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In Ruby, I've started thinking of Structs as "struct-flavored classes" and lambdas as "lambda-flavored procs". Is there a more correct term for these distinctions?

To illustrate what I mean:

p = proc { |text| puts text }
                              #=> #<Proc:0x007fd9c135fd98@(irb):5>
# vs

l = lambda { puts 'foo' }
l.inspect                     #=> "#<Proc:0x007fbf33ad2830@(irb):7 (lambda)>"

...and similarly:

Point =
Point.class                #=> Class
p =
p.class                    #=> Point
p.inspect                  #=> #<Point:0x007fd9c1038ef8>

# vs

Point =, :y)
Point.class                #=> Class
p =
p.class                    #=> Point
p.inspect                  #=> "#<struct Point x=nil, y=nil>"
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2 Answers 2

The best way to differentiate classes vs structs or lambdas vs procs would be to consider them as related data structures with different levels of rigidity.

In Ruby, the class and struct are both data structures that are designed to bind data to code. The struct does this in a very loose manner, with what amounts to an internal hash to store the data. Generally they are considered to be more ephemeral than classes, as you would put less logic in them. The class allows you to create a more concrete data structure that you intend to use in multiple places in your code base. Creating a struct in Ruby does create a new class object (it calls to rb_class_new in C).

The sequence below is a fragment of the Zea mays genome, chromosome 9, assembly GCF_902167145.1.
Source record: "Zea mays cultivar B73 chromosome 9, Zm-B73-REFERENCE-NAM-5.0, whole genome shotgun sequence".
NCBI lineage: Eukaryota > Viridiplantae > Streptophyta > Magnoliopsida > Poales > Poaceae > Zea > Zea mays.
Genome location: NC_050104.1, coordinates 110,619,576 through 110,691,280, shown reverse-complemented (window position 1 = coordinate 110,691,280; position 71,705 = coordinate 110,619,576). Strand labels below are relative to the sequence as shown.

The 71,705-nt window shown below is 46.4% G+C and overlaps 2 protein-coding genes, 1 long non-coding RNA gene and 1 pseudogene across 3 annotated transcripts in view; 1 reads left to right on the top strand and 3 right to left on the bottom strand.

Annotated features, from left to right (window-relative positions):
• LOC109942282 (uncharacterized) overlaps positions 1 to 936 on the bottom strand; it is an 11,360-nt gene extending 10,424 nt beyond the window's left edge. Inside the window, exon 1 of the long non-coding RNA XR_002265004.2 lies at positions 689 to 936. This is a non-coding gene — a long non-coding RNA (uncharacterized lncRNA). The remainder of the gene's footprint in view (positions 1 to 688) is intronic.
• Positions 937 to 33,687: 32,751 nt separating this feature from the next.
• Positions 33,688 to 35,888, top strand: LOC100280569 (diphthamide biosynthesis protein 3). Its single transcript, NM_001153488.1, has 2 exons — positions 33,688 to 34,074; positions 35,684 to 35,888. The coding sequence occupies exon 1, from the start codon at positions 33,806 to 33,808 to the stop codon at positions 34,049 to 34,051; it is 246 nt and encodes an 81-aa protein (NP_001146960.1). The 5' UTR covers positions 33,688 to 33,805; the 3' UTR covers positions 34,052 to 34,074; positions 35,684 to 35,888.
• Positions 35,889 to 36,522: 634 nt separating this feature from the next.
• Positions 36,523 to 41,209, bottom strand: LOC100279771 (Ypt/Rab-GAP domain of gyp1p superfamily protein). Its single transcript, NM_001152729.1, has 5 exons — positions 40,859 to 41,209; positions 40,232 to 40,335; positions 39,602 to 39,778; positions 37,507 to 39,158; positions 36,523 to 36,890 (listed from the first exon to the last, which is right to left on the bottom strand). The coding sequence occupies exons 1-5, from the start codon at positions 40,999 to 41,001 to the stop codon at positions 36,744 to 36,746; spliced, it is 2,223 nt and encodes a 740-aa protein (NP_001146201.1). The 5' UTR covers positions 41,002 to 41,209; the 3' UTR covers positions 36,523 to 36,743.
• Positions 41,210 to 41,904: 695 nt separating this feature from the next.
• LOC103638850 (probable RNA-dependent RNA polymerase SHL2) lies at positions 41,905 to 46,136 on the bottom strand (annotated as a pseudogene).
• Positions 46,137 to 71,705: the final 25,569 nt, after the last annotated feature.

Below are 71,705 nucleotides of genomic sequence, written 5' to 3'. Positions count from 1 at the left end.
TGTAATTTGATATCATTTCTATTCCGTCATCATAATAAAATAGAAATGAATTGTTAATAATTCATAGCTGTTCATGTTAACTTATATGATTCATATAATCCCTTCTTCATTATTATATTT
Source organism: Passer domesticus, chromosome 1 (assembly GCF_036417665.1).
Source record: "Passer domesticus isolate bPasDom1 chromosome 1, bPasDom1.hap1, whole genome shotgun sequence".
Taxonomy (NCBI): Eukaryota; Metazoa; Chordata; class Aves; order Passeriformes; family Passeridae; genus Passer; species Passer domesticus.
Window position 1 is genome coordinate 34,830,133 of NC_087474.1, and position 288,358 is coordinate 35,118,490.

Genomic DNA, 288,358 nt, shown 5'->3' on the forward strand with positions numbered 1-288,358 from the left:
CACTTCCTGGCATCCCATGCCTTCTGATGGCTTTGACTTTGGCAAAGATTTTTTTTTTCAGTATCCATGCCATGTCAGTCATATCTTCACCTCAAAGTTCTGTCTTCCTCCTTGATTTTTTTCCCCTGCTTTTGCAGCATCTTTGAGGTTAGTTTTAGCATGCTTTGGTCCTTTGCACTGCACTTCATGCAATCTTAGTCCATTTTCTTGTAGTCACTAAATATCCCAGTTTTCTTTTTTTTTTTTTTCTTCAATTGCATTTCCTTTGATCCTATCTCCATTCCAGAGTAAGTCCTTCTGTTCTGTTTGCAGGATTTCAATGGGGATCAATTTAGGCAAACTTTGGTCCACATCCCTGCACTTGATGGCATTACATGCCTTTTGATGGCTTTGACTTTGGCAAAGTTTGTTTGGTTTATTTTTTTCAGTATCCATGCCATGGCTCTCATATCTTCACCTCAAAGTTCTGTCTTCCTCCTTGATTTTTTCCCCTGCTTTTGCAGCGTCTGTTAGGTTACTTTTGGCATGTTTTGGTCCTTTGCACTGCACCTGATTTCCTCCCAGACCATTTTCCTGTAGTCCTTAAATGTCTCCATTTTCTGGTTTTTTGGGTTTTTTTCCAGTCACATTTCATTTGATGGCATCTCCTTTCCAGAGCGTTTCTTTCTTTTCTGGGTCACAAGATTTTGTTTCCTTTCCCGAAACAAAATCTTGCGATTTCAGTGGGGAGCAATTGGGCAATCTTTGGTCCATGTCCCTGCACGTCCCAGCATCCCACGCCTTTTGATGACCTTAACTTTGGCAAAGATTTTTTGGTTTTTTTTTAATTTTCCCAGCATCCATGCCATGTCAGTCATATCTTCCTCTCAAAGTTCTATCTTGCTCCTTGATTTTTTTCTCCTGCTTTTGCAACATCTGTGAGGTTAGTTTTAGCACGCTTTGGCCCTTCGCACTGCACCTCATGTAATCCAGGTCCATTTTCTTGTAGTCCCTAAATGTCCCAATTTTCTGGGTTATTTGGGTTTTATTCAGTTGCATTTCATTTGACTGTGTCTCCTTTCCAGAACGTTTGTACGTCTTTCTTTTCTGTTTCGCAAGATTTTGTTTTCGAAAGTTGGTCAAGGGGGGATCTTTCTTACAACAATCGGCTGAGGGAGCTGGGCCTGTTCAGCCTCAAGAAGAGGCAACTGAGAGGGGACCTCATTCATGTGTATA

The difference in procs and lambdas in Ruby is thematically similar. A lambda is a stricter proc (with argument checking and different return behavior). It also does not expand array arguments or use nil in place of missing arguments.

This all amounts to how much structure you would like provided for you in the data structure of your choosing. A hash can do what a class can if you only want key/value access to data. One other important consideration in Ruby is how you want to organize your codebase. You can usually do whatever you want to in Ruby, so you could make a hash that you used a prototypal based method declaration on that was cloned repeatedly through your code. This would likely make your coworkers want to harm you though. In general, classes are the data structure of choice or any significant data and logic binding. Lambdas would be chosen when arguments are important or if you want to ensure you only return from the local scope.

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There is no official term for "lamdaness".

The documentation talks about lambdas having "rigid argument handling" and having no "tricks"! Besides argument handling, an important difference is handling of the return keyword. See this post for example.

As for Struct, it's simply important to realize that does not return an instance of Struct but a new Class that inherits from Struct.

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I propose "lambdacity". :) – Nathan Long Mar 4 '13 at 20:28

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